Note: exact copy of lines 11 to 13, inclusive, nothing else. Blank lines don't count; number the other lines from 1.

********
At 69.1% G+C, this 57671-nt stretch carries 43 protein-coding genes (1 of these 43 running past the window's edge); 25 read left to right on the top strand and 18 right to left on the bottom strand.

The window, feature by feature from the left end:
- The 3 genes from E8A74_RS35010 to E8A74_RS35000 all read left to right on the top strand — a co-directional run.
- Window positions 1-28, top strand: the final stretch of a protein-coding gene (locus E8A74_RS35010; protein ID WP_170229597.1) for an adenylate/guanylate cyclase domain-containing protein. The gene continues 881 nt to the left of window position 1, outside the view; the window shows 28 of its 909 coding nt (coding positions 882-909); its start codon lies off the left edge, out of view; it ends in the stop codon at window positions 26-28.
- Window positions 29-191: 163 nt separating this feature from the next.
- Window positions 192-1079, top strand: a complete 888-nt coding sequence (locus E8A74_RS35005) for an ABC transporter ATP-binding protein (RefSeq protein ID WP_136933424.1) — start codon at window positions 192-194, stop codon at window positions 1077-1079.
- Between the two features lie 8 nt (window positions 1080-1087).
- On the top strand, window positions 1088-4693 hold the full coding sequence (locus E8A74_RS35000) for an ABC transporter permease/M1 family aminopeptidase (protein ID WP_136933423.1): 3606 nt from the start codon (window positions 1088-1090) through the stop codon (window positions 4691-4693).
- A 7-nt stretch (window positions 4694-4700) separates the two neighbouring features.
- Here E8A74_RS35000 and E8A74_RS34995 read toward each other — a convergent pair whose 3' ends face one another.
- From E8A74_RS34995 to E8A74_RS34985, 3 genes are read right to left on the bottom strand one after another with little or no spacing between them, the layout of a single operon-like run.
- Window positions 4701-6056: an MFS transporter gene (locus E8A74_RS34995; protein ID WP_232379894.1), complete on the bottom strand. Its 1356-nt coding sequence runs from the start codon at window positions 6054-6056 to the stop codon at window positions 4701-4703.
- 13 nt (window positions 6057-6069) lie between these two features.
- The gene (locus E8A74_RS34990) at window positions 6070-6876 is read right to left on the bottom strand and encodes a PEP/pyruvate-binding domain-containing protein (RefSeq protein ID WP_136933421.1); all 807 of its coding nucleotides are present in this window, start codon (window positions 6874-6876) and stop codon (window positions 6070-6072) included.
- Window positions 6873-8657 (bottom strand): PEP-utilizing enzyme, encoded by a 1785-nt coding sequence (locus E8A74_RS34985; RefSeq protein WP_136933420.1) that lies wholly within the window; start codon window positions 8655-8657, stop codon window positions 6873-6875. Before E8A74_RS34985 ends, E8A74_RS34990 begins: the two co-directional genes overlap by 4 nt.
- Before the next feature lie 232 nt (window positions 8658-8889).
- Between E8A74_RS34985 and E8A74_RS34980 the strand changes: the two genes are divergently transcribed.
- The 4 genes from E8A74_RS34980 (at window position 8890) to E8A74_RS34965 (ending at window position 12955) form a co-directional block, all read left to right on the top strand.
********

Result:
- From E8A74_RS34995 to E8A74_RS34985, 3 genes are read right to left on the bottom strand one after another with little or no spacing between them, the layout of a single operon-like run.
- Window positions 4701-6056: an MFS transporter gene (locus E8A74_RS34995; protein ID WP_232379894.1), complete on the bottom strand. Its 1356-nt coding sequence runs from the start codon at window positions 6054-6056 to the stop codon at window positions 4701-4703.
- 13 nt (window positions 6057-6069) lie between these two features.